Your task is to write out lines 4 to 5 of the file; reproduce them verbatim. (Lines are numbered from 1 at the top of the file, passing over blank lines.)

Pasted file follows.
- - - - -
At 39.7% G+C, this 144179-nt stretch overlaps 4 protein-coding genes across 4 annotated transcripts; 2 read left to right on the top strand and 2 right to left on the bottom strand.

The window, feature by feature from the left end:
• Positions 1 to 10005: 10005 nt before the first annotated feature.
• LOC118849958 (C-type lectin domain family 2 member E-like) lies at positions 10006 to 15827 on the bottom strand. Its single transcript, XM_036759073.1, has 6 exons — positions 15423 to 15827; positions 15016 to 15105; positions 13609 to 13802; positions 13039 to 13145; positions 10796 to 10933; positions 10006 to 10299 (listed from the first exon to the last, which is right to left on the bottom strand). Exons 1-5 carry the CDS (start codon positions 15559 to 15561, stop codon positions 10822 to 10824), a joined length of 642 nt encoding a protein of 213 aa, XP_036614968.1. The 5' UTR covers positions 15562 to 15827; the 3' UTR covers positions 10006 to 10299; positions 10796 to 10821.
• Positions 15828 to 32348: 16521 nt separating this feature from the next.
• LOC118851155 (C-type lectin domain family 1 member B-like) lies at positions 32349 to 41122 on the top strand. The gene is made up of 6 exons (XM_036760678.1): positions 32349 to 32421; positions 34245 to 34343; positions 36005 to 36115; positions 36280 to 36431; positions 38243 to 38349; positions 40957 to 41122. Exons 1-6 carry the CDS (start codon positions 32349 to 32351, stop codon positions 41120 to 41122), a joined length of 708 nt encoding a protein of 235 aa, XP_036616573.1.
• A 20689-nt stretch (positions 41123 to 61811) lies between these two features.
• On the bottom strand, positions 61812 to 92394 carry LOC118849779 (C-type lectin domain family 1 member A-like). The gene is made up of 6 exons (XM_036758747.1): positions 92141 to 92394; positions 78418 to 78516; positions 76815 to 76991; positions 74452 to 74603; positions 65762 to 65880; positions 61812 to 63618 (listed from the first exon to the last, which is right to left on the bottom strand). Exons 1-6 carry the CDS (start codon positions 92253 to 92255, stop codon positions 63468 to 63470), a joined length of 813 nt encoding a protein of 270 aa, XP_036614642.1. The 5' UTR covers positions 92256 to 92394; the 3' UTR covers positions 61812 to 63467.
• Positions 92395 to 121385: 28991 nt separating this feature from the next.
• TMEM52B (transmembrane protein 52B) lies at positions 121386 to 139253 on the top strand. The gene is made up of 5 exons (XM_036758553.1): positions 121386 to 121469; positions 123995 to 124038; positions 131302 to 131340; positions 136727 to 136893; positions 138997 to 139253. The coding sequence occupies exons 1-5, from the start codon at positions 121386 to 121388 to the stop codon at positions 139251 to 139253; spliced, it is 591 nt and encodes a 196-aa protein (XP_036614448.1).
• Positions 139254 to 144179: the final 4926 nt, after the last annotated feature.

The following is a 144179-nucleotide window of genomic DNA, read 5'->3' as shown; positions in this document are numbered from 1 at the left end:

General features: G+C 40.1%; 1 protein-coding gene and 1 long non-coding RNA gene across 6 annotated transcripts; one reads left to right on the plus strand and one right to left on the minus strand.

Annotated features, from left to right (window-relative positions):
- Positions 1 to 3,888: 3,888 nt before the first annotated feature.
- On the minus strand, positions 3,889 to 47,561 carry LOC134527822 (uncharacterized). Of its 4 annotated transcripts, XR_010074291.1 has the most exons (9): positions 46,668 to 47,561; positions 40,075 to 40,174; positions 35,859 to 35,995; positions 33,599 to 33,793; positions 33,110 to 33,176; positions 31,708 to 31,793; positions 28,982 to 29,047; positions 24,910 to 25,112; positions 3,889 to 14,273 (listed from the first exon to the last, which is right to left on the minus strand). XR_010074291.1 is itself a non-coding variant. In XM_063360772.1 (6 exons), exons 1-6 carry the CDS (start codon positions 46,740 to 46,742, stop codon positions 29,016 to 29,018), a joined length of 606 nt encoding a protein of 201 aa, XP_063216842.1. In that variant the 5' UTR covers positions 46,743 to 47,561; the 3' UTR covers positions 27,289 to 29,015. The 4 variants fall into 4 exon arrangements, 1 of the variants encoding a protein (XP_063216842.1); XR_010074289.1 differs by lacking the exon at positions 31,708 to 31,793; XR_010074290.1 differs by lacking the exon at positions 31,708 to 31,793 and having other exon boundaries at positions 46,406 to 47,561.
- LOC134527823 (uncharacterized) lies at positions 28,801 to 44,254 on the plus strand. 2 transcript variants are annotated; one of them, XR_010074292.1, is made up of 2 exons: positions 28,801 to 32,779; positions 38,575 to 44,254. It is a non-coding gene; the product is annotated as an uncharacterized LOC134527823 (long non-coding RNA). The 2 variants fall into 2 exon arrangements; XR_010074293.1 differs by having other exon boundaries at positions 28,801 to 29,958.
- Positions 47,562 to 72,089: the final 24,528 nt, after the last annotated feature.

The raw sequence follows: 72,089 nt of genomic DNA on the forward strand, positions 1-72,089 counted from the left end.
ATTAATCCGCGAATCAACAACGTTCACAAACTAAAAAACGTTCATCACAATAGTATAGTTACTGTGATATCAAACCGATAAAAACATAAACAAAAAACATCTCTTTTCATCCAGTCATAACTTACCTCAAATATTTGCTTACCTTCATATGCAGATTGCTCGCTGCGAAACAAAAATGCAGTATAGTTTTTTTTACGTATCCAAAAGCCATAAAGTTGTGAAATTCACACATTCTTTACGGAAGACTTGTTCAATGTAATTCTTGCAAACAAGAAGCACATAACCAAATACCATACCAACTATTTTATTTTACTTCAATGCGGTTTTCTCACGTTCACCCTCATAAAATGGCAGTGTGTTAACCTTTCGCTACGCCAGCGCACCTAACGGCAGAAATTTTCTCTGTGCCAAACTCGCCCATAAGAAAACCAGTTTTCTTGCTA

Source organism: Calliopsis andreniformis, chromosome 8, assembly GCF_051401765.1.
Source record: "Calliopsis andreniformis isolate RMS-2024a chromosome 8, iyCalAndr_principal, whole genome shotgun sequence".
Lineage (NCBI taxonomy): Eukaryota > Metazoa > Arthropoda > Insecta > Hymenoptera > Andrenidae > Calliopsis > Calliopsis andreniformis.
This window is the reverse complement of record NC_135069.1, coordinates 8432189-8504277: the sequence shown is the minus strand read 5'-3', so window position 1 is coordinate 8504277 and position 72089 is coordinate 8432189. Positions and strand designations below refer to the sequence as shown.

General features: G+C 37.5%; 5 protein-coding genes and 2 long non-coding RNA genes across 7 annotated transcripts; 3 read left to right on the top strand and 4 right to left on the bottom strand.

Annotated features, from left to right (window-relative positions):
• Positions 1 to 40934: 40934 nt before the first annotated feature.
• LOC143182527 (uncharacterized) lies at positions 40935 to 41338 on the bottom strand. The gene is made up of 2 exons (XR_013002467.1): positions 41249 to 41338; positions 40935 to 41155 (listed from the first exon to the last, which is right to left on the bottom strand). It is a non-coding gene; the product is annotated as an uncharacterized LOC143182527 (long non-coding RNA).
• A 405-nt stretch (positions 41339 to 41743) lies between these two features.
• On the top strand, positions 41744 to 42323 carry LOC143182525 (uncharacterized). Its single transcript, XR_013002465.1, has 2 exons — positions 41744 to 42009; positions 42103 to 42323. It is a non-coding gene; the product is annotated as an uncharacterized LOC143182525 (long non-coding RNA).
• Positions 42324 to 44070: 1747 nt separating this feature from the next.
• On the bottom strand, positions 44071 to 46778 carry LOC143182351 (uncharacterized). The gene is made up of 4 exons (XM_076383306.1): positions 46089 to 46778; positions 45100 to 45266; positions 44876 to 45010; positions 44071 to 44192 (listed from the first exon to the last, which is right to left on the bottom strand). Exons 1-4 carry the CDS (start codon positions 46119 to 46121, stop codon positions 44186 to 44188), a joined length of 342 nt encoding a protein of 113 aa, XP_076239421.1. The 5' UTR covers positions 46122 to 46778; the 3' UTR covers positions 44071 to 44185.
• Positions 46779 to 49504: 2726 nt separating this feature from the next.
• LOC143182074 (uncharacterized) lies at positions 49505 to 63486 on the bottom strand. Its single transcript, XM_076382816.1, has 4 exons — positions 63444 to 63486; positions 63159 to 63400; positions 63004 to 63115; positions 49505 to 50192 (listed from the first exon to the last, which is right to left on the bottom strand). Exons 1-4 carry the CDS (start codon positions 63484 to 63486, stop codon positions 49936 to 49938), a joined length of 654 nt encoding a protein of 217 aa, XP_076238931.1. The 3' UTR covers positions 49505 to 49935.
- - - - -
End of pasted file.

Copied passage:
• LOC118849958 (C-type lectin domain family 2 member E-like) lies at positions 10006 to 15827 on the bottom strand. Its single transcript, XM_036759073.1, has 6 exons — positions 15423 to 15827; positions 15016 to 15105; positions 13609 to 13802; positions 13039 to 13145; positions 10796 to 10933; positions 10006 to 10299 (listed from the first exon to the last, which is right to left on the bottom strand). Exons 1-5 carry the CDS (start codon positions 15559 to 15561, stop codon positions 10822 to 10824), a joined length of 642 nt encoding a protein of 213 aa, XP_036614968.1. The 5' UTR covers positions 15562 to 15827; the 3' UTR covers positions 10006 to 10299; positions 10796 to 10821.
• Positions 15828 to 32348: 16521 nt separating this feature from the next.